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Multi-Decadal Space-Based Observations of Basaltic Effusive Eruptions from MODIS Infrared Data.
|Title:||Multi-Decadal Space-Based Observations of Basaltic Effusive Eruptions from MODIS Infrared Data.|
|Authors:||Bonny, Estelle S.|
|Contributors:||Geology & Geophysics (department)|
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|Date Issued:||Aug 2018|
|Publisher:||University of Hawaiʻi at Mānoa|
|Abstract:||Lava discharge rate, the volume of lava emitted from a vent at any given time, is a critical parameter that volcanologists use to study effusive eruptions. It not only gives us information about the eruption dynamics but also is a key control on how far lava can flow. Thermal infrared satellite remote sensing has shown advantages for deriving lava discharge rate and monitoring temporal changes during an eruption, with a higher temporal resolution than in-situ measurements. In this dissertation, I use NASA’s MODIS (Moderate Resolution Imaging Spectroradiometer) sensor to study 104 basaltic effusive eruptions over a 15-year time period, to retrieve time-averaged discharge rates (TADR). I first show that the theoretical asymmetrical shape of TADR time-series can be used to predict the end of lava flow-forming eruptions from space. Then, I investigate the 2014-2015 Holuhraun eruption, Iceland, the country’s largest basaltic effusive eruption in the past 200 years. I compared the satellite- and ground-based TADR for this exceptional six month-long eruption. Final flow volumes estimated from both techniques were in good agreement. However, systematic differences between satellite and field TADR estimates the first 30 days of the eruption indicated that the satellite-derived method, and some of the assumptions on which it is based, need to be revised to reconcile these differences for lava flows that are areally extensive and highly radiant. Finally, I tested three different thermal satellite-based methods to retrieve TADR (Harris et al., 1997a; Wright et al., 2001a; and Coppola et al., 2012) to determine whether they yield comparable results, and assess the absolute accuracy of these approaches. I used the global TADR time-series database of basaltic effusive eruptions to estimate final flow volumes (by integrating the TADR time-series), which can be very well constrained at the end of an eruption unlike instantaneous discharge rates. Using final|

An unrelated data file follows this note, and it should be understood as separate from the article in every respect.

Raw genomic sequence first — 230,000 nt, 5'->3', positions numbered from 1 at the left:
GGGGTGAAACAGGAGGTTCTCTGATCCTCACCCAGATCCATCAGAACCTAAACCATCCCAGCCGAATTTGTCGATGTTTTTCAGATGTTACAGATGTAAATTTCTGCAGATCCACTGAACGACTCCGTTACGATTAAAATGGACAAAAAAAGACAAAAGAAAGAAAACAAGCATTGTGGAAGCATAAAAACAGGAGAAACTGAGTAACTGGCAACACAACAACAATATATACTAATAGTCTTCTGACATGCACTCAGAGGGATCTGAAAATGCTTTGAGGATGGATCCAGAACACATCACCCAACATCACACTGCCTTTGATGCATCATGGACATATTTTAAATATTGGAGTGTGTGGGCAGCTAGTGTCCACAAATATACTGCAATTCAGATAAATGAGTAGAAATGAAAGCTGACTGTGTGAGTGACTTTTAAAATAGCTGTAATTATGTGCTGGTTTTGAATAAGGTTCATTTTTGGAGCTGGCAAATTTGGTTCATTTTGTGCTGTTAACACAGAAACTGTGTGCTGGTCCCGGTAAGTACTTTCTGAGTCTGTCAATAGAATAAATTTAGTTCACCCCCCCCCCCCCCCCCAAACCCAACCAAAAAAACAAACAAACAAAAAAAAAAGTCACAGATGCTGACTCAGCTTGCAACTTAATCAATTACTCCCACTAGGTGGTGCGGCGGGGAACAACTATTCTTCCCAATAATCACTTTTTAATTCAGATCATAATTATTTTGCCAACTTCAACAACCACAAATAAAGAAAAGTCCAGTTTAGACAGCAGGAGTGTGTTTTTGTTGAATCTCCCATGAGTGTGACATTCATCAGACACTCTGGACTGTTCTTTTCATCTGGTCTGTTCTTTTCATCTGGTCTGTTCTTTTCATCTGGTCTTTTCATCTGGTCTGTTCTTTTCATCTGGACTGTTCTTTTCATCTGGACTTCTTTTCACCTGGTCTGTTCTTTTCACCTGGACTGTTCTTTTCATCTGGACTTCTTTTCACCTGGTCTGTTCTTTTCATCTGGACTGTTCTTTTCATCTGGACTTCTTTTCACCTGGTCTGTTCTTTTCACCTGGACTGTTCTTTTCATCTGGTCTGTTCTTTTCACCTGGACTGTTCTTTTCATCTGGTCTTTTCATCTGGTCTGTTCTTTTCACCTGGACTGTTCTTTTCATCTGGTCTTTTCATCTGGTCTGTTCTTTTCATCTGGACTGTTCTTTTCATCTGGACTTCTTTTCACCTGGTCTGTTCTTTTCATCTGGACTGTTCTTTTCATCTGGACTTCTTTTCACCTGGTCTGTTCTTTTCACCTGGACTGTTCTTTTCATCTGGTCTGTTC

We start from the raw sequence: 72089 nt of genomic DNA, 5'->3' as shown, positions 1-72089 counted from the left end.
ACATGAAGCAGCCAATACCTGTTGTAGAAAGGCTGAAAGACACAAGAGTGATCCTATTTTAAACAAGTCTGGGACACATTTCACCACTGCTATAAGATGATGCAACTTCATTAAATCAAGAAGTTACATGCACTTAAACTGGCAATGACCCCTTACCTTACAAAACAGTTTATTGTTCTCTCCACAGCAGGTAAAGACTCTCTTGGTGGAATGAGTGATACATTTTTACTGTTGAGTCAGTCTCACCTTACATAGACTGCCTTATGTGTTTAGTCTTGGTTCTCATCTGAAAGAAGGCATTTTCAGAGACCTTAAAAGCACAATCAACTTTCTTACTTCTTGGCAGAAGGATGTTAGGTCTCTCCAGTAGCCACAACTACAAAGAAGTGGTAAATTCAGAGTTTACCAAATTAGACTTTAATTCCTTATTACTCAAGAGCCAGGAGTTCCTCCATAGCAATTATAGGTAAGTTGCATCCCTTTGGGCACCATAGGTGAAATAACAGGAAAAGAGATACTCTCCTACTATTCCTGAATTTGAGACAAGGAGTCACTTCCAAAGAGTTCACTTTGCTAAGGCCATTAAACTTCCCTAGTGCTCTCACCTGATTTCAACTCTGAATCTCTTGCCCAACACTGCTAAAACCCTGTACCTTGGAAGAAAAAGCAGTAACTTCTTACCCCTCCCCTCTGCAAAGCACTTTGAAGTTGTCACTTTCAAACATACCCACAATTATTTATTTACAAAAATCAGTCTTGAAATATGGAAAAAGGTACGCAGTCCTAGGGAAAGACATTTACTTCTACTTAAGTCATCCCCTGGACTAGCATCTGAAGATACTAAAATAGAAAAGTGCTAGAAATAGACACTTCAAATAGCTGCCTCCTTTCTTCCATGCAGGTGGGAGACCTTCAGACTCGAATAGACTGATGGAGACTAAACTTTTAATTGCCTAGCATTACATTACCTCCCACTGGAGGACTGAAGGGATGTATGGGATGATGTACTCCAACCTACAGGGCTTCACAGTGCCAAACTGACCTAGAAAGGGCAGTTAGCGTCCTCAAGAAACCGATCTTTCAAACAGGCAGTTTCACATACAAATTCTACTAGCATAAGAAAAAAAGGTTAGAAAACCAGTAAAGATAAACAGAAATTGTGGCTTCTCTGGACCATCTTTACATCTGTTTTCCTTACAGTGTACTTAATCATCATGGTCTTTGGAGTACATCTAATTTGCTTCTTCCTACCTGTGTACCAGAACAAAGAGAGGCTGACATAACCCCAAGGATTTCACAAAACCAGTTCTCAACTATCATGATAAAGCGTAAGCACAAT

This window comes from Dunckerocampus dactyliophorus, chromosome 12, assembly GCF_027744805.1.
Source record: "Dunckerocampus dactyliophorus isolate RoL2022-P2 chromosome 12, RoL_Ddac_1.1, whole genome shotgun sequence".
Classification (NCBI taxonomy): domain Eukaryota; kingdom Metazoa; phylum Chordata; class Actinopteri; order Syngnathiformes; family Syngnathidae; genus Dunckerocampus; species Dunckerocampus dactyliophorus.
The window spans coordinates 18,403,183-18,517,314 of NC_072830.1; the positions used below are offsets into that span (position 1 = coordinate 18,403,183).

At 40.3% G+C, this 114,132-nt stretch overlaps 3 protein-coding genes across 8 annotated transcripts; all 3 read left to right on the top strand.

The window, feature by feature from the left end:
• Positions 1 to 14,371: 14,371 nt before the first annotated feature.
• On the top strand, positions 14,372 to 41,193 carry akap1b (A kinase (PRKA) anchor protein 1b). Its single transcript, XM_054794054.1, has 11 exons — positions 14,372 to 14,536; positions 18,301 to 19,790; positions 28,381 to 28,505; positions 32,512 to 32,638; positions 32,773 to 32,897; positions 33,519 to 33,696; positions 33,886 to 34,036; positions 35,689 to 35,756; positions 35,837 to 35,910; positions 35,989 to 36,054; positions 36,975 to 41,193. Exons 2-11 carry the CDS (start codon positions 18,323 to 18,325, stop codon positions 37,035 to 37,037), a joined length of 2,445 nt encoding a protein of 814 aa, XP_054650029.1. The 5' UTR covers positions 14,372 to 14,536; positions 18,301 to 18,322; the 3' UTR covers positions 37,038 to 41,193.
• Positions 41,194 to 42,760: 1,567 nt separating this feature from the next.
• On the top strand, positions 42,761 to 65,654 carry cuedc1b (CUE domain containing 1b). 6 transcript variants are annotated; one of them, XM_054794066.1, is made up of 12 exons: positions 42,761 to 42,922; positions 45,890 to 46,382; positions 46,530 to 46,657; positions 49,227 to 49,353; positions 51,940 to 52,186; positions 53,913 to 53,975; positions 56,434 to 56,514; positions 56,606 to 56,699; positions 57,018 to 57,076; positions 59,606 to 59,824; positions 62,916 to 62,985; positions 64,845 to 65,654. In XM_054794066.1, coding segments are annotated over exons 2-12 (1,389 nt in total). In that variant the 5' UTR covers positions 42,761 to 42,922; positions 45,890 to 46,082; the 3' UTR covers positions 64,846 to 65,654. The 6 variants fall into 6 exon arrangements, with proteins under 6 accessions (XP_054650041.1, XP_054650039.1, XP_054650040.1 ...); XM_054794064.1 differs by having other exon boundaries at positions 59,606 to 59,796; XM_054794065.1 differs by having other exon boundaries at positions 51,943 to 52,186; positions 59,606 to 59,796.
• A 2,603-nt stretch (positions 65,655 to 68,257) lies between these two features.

flow volumes from the literature and inferred volumes from satellite images, we demonstrated that the Harris et al. (1997a) method yields TADR closer to reality. However, we showed that the accuracy of TADR could be improved by updating the coefficient method (Wright et al., 2001a) with our eruption database.
|Description:||Ph.D. Thesis. University of Hawaiʻi at Mānoa 2018.|
|Rights:||All UHM dissertations and theses are protected by copyright. They may be viewed from this source for any purpose, but reproduction or distribution in any format is prohibited without written permission from the copyright owner.|
|Appears in Collections:||
Ph.D. - Geology and Geophysics|
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